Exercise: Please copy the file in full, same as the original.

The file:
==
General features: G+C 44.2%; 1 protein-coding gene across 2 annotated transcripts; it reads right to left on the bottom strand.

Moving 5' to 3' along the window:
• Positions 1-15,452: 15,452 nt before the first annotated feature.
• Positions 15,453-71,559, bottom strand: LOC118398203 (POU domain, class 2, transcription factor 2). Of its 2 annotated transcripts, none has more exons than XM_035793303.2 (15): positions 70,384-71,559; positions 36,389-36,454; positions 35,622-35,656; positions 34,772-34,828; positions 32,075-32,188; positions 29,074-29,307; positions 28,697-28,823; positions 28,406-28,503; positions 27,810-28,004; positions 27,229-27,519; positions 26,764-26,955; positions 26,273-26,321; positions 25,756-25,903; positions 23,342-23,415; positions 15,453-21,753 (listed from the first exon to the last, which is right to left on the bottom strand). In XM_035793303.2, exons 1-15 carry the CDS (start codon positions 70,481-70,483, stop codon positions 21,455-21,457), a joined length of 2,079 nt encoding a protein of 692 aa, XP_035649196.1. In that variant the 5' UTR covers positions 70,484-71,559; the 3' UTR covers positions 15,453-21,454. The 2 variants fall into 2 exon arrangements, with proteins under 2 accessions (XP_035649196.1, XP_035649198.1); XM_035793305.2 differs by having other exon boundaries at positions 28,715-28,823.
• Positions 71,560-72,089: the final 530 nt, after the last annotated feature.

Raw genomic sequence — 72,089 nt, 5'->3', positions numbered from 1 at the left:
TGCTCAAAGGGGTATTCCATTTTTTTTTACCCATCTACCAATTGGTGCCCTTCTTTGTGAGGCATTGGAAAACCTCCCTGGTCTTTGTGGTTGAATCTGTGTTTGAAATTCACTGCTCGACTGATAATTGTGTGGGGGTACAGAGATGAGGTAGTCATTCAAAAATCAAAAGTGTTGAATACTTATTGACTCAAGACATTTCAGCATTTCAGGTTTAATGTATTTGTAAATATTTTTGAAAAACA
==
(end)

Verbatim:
General features: G+C 44.2%; 1 protein-coding gene across 2 annotated transcripts; it reads right to left on the bottom strand.

Moving 5' to 3' along the window:
• Positions 1-15,452: 15,452 nt before the first annotated feature.
• Positions 15,453-71,559, bottom strand: LOC118398203 (POU domain, class 2, transcription factor 2). Of its 2 annotated transcripts, none has more exons than XM_035793303.2 (15): positions 70,384-71,559; positions 36,389-36,454; positions 35,622-35,656; positions 34,772-34,828; positions 32,075-32,188; positions 29,074-29,307; positions 28,697-28,823; positions 28,406-28,503; positions 27,810-28,004; positions 27,229-27,519; positions 26,764-26,955; positions 26,273-26,321; positions 25,756-25,903; positions 23,342-23,415; positions 15,453-21,753 (listed from the first exon to the last, which is right to left on the bottom strand). In XM_035793303.2, exons 1-15 carry the CDS (start codon positions 70,481-70,483, stop codon positions 21,455-21,457), a joined length of 2,079 nt encoding a protein of 692 aa, XP_035649196.1. In that variant the 5' UTR covers positions 70,484-71,559; the 3' UTR covers positions 15,453-21,454. The 2 variants fall into 2 exon arrangements, with proteins under 2 accessions (XP_035649196.1, XP_035649198.1); XM_035793305.2 differs by having other exon boundaries at positions 28,715-28,823.
• Positions 71,560-72,089: the final 530 nt, after the last annotated feature.

Raw genomic sequence — 72,089 nt, 5'->3', positions numbered from 1 at the left:
TGCTCAAAGGGGTATTCCATTTTTTTTTACCCATCTACCAATTGGTGCCCTTCTTTGTGAGGCATTGGAAAACCTCCCTGGTCTTTGTGGTTGAATCTGTGTTTGAAATTCACTGCTCGACTGATAATTGTGTGGGGGTACAGAGATGAGGTAGTCATTCAAAAATCAAAAGTGTTGAATACTTATTGACTCAAGACATTTCAGCATTTCAGGTTTAATGTATTTGTAAATATTTTTGAAAAACA